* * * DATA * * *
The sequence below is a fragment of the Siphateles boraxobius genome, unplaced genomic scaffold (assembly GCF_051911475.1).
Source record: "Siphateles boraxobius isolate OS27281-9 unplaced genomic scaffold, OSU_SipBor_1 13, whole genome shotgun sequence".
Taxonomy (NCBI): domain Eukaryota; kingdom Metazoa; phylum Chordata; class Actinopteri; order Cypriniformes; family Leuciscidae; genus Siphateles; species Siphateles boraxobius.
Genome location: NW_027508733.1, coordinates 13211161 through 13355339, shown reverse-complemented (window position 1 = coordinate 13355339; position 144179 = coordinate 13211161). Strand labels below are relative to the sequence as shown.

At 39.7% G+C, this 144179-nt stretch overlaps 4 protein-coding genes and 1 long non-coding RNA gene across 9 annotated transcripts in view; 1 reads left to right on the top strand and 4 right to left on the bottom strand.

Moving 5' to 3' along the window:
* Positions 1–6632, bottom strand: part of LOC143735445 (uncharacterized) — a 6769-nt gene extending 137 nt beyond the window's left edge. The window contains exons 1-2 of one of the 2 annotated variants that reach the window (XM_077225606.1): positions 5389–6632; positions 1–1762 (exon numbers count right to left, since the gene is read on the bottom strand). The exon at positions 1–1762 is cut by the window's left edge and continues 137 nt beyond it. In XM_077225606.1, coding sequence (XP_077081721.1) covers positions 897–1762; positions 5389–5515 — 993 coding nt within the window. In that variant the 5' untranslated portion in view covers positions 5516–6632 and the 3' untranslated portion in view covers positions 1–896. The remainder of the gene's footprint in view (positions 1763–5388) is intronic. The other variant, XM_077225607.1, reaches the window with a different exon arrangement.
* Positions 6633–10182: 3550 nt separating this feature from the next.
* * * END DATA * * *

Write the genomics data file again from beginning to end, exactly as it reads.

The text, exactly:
The sequence below is a fragment of the Siphateles boraxobius genome, unplaced genomic scaffold (assembly GCF_051911475.1).
Source record: "Siphateles boraxobius isolate OS27281-9 unplaced genomic scaffold, OSU_SipBor_1 13, whole genome shotgun sequence".
Taxonomy (NCBI): domain Eukaryota; kingdom Metazoa; phylum Chordata; class Actinopteri; order Cypriniformes; family Leuciscidae; genus Siphateles; species Siphateles boraxobius.
Genome location: NW_027508733.1, coordinates 13211161 through 13355339, shown reverse-complemented (window position 1 = coordinate 13355339; position 144179 = coordinate 13211161). Strand labels below are relative to the sequence as shown.

At 39.7% G+C, this 144179-nt stretch overlaps 4 protein-coding genes and 1 long non-coding RNA gene across 9 annotated transcripts in view; 1 reads left to right on the top strand and 4 right to left on the bottom strand.

Moving 5' to 3' along the window:
* Positions 1–6632, bottom strand: part of LOC143735445 (uncharacterized) — a 6769-nt gene extending 137 nt beyond the window's left edge. The window contains exons 1-2 of one of the 2 annotated variants that reach the window (XM_077225606.1): positions 5389–6632; positions 1–1762 (exon numbers count right to left, since the gene is read on the bottom strand). The exon at positions 1–1762 is cut by the window's left edge and continues 137 nt beyond it. In XM_077225606.1, coding sequence (XP_077081721.1) covers positions 897–1762; positions 5389–5515 — 993 coding nt within the window. In that variant the 5' untranslated portion in view covers positions 5516–6632 and the 3' untranslated portion in view covers positions 1–896. The remainder of the gene's footprint in view (positions 1763–5388) is intronic. The other variant, XM_077225607.1, reaches the window with a different exon arrangement.
* Positions 6633–10182: 3550 nt separating this feature from the next.